This study is a retrospective analysis of data from a prospective, nationwide, multicenter stroke registry database between January 2011 and July 2018. We included patients with mild-to-moderate (National Institutes of Health Stroke Scale score ≤10), acute (within 24 hours of onset), noncardioembolic ischemic stroke. The primary outcome was a 3-month composite of stroke (either hemorrhagic or ischemic), myocardial infarction, and all-cause mortality. Propensity scores using the inverse probability of treatment weighting method were used to mitigate baseline imbalances between the DAPT and AM groups and within each subgroup considering SPI-II scores.
Among the 15 430 patients (age, 66±13 years; men, 62.0%), 45.1% (n=6960) received DAPT and 54.9% (n=8470) received AM. Primary outcome events were significantly more frequent in the AM group (16.7%) than in the DAPT group (15.5%; =0.03). Weighted Cox proportional hazards models showed a reduced risk of 3-month primary vascular events in the DAPT group versus the AM group (hazard ratio, 0.84 [0.78-0.92]; 7, a substantially larger absolute benefit was observed for 3-month composite vascular events in the DAPT group (weighted absolute risk differences, 5.4%), whereas smaller absolute benefits were observed among patients in the low- or medium-risk SPI-II subgroups (1.7% and 2.4%, respectively).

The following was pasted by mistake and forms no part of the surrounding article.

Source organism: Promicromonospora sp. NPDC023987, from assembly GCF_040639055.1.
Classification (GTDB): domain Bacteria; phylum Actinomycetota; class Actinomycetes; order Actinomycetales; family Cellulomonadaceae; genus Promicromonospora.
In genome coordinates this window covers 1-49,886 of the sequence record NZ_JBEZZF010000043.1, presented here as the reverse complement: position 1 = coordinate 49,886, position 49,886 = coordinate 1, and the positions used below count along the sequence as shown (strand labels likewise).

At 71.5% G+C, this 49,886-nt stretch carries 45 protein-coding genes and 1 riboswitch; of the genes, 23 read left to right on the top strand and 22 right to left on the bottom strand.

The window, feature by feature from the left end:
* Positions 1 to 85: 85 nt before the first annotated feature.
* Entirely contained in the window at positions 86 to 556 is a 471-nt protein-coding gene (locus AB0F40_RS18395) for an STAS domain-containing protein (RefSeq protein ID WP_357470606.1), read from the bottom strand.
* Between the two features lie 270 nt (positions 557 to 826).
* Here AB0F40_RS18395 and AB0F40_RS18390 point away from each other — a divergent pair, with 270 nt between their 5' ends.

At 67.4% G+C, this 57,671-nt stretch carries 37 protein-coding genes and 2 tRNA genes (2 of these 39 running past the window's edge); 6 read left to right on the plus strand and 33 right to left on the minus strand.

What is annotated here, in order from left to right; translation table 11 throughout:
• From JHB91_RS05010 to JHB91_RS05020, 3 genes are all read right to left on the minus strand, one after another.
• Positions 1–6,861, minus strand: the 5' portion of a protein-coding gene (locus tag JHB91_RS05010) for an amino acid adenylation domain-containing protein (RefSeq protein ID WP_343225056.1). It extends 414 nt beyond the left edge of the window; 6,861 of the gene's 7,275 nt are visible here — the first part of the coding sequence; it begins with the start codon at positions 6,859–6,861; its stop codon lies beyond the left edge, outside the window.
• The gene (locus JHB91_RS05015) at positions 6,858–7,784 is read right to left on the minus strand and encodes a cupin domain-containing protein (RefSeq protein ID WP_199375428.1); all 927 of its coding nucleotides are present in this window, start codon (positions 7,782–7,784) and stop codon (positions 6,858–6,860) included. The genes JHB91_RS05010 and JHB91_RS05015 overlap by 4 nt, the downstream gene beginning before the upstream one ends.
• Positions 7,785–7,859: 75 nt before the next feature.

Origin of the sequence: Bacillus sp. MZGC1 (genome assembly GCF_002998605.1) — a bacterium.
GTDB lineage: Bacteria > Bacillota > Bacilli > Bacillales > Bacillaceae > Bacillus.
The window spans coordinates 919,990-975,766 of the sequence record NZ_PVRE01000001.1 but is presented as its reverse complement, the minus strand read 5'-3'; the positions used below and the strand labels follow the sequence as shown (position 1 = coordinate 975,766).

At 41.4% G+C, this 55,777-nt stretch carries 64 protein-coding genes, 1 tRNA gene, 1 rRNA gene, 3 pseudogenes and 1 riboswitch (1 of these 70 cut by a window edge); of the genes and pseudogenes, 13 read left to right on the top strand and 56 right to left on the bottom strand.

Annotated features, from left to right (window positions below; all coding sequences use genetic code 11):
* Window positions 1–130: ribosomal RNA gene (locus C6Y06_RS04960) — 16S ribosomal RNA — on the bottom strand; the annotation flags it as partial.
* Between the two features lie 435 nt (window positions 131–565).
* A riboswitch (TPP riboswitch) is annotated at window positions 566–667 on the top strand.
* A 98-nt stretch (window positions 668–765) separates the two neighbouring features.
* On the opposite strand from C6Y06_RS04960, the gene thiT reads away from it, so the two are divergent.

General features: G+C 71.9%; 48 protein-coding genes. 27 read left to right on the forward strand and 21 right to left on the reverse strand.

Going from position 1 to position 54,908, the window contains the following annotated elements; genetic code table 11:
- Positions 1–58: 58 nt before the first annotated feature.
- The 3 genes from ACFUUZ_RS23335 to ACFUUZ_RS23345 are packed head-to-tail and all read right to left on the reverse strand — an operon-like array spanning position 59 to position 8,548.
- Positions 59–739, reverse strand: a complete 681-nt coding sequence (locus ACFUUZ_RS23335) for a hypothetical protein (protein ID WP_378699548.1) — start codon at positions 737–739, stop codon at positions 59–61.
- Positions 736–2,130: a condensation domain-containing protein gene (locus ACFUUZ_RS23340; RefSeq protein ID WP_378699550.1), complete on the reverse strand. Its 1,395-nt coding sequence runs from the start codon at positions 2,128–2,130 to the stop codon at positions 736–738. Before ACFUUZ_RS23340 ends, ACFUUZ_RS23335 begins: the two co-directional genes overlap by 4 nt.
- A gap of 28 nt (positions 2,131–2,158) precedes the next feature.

Treatment with clopidogrel-aspirin was associated with a reduction in 3-month vascular events compared with AM in mild-to-moderate acute noncardioembolic ischemic stroke patients. Larger magnitudes of the effects of DAPT with clopidogrel-aspirin were observed in the high-risk subgroup by SPI-II risk scores.